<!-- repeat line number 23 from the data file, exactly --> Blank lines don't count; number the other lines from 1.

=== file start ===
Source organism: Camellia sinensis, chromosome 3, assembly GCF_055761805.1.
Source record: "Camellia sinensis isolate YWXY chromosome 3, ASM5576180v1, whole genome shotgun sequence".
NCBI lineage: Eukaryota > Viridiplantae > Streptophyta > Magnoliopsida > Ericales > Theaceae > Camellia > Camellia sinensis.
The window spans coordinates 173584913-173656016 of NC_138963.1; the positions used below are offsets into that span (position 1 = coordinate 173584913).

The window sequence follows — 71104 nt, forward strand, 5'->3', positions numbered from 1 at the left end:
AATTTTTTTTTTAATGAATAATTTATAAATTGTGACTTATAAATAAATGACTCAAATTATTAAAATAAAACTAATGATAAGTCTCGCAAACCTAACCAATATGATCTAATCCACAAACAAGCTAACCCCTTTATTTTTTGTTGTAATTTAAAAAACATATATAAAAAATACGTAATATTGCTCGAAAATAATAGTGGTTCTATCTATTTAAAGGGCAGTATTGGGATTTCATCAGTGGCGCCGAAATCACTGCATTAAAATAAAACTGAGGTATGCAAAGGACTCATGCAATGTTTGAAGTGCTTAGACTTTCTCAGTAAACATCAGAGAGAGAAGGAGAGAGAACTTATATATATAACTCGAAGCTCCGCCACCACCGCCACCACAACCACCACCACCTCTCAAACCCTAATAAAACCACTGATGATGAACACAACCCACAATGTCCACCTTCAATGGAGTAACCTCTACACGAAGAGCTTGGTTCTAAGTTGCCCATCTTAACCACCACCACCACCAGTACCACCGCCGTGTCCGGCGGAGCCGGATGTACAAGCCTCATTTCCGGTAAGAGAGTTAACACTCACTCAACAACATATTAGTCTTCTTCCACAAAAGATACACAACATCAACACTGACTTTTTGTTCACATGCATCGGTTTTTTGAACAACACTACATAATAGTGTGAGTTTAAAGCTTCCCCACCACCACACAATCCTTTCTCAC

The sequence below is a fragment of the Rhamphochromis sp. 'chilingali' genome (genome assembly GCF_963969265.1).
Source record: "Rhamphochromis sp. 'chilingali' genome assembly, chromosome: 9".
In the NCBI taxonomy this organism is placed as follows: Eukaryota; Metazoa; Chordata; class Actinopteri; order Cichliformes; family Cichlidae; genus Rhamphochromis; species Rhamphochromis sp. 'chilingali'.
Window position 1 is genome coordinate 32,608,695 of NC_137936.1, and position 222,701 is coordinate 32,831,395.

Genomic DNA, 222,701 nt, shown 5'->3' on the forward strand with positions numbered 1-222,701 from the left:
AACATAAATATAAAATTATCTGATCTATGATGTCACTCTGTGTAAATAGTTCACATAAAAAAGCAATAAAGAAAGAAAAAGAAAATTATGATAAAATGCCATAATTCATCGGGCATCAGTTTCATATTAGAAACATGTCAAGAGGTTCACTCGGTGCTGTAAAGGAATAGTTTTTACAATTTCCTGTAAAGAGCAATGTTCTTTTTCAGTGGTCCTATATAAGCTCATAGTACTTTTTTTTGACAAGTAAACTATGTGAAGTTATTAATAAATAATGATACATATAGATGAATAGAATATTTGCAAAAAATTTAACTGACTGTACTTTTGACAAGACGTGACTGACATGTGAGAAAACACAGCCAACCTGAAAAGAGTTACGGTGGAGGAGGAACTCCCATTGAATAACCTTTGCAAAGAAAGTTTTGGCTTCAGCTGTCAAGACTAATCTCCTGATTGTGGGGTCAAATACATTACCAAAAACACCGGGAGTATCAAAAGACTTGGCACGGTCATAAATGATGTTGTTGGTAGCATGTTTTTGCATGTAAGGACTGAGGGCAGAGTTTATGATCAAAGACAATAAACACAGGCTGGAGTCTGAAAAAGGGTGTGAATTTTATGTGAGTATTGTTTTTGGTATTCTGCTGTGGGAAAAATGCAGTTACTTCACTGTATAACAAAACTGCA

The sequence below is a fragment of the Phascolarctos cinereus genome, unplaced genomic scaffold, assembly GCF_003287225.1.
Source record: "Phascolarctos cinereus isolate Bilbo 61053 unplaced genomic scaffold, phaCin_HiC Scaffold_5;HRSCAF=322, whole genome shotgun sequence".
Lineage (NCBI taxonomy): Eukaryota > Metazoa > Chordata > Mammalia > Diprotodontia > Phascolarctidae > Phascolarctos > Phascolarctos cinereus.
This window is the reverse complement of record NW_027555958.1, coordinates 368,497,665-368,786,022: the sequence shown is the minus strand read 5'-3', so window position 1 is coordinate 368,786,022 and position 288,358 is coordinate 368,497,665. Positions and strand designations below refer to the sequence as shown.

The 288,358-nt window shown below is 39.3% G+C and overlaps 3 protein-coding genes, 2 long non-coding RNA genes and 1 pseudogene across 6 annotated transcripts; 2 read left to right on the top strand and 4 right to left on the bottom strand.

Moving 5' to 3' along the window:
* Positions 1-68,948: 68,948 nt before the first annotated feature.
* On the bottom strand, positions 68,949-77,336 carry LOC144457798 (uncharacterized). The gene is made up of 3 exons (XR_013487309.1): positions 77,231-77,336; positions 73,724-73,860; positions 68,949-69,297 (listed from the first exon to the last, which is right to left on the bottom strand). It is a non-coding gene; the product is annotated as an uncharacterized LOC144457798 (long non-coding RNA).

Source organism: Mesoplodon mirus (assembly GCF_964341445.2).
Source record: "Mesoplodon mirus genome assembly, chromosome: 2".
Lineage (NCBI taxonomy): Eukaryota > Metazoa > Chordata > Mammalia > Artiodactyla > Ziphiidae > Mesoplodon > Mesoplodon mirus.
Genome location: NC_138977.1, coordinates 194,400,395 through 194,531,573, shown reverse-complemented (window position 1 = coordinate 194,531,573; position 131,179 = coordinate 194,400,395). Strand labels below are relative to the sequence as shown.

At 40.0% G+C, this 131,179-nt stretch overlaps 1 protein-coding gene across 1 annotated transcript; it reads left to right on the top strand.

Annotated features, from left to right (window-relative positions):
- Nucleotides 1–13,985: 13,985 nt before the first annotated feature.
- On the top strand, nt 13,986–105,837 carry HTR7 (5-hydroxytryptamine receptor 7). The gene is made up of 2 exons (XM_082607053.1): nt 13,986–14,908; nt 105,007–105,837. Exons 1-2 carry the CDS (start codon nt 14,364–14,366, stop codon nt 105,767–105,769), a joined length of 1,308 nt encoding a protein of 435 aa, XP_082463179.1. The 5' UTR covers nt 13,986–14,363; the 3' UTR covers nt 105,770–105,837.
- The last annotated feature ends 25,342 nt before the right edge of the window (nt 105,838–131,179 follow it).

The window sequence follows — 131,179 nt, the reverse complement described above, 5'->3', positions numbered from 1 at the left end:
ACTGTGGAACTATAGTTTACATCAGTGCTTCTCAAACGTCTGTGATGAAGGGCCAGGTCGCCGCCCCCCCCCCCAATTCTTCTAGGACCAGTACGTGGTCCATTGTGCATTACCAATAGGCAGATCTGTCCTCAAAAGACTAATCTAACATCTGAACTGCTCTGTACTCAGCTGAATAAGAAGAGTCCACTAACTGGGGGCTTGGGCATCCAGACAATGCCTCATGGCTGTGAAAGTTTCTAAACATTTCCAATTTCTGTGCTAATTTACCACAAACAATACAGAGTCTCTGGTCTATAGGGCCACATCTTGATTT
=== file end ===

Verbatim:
Lineage (NCBI taxonomy): Eukaryota > Metazoa > Chordata > Mammalia > Artiodactyla > Ziphiidae > Mesoplodon > Mesoplodon mirus.